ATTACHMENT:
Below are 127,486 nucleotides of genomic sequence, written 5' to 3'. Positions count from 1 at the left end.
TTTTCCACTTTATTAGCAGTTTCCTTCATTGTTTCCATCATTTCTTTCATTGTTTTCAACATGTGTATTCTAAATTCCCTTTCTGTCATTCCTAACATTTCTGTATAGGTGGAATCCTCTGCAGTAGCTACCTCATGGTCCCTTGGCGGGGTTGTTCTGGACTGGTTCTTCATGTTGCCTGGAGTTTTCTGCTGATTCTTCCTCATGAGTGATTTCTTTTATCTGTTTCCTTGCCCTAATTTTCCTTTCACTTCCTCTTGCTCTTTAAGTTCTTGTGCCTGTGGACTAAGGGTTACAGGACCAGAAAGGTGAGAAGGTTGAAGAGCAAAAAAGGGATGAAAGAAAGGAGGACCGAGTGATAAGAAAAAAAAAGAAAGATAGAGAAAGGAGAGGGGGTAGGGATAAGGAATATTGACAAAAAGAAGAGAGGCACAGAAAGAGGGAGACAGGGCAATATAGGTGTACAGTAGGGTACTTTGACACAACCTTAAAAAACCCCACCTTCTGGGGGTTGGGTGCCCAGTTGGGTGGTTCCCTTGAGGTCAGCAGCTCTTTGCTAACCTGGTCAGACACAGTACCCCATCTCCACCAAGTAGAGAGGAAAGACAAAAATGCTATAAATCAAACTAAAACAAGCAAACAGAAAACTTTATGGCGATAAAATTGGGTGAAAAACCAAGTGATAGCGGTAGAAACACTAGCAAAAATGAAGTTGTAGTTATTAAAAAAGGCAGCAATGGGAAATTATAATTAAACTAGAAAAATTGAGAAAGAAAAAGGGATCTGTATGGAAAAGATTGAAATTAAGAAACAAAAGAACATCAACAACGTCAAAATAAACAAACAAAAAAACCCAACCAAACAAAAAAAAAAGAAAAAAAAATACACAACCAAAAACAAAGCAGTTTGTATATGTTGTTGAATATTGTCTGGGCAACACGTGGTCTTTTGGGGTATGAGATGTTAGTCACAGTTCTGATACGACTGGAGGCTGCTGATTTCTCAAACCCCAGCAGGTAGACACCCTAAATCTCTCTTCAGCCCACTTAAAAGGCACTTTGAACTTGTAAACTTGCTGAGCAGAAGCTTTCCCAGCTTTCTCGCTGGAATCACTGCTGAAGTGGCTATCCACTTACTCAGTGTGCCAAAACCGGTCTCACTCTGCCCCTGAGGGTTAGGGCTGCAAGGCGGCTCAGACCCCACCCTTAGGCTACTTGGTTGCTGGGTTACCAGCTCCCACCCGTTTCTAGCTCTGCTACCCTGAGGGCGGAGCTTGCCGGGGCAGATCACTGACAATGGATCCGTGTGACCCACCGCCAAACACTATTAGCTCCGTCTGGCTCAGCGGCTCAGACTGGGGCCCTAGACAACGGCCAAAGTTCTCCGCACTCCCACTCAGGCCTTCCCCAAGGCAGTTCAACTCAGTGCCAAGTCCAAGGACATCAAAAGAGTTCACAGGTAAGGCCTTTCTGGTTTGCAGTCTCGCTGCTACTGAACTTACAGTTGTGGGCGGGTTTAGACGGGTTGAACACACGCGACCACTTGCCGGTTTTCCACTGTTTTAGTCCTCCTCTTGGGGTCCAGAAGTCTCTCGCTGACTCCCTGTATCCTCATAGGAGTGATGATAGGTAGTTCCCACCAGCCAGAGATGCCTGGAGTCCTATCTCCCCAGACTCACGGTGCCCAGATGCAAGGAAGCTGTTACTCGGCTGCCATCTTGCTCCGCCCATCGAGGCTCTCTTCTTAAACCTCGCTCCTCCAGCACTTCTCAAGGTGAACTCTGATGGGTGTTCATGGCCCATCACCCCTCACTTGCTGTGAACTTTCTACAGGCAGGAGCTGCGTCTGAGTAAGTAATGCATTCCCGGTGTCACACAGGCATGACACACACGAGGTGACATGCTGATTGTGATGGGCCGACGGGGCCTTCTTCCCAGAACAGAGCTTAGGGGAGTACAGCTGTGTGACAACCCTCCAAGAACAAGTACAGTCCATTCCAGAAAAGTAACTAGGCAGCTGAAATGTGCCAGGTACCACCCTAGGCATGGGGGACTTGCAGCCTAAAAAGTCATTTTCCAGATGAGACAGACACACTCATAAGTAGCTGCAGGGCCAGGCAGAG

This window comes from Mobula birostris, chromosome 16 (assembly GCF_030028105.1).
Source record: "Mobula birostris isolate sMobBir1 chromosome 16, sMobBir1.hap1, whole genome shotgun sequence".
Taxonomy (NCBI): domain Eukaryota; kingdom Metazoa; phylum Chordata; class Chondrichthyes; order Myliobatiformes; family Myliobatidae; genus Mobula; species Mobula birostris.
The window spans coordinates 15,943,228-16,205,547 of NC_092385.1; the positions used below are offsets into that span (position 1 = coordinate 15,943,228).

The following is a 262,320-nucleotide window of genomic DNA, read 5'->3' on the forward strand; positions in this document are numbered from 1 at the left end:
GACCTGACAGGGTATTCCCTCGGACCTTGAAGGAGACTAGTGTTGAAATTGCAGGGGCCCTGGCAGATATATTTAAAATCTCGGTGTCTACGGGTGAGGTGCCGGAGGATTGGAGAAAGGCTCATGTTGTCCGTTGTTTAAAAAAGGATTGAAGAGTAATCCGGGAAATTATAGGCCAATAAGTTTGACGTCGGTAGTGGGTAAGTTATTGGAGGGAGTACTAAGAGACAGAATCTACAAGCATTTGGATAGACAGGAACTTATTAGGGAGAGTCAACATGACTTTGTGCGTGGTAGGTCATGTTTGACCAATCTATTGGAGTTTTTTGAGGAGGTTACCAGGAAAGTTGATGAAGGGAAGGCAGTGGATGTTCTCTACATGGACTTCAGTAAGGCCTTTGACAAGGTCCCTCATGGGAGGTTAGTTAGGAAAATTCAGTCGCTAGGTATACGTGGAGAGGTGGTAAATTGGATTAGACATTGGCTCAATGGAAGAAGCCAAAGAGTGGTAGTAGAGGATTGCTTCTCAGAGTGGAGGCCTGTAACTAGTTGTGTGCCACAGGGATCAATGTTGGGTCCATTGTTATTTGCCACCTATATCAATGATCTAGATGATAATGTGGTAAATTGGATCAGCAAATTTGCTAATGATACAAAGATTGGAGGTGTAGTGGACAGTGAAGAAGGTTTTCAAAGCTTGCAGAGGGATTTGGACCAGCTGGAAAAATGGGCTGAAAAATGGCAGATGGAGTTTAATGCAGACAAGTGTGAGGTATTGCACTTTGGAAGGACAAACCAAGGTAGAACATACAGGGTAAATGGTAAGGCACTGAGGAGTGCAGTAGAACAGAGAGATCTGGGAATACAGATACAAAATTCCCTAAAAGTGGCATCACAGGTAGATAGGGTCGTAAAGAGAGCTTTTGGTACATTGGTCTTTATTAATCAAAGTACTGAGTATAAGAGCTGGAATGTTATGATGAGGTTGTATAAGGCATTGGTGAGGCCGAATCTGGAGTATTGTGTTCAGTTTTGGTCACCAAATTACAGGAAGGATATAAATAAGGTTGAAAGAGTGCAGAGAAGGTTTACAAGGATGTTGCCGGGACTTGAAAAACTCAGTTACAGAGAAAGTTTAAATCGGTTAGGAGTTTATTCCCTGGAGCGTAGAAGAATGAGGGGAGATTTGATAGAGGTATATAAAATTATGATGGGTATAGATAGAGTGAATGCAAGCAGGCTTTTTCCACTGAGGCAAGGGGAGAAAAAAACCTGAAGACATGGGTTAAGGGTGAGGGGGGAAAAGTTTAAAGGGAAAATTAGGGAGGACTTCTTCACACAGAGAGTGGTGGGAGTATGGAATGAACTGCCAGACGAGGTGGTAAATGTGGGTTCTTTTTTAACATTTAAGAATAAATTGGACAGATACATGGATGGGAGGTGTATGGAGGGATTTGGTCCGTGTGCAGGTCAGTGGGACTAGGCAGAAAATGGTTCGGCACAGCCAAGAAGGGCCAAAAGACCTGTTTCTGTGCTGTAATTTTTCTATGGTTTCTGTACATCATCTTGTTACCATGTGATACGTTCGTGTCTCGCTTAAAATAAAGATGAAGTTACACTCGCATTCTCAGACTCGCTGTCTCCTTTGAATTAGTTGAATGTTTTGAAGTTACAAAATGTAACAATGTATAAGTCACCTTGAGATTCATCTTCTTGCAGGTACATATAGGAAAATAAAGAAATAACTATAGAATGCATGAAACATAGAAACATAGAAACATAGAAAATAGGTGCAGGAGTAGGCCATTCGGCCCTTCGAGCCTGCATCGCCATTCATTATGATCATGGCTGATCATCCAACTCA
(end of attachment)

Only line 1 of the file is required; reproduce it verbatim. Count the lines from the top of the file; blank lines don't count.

Below are 127,486 nucleotides of genomic sequence, written 5' to 3'. Positions count from 1 at the left end.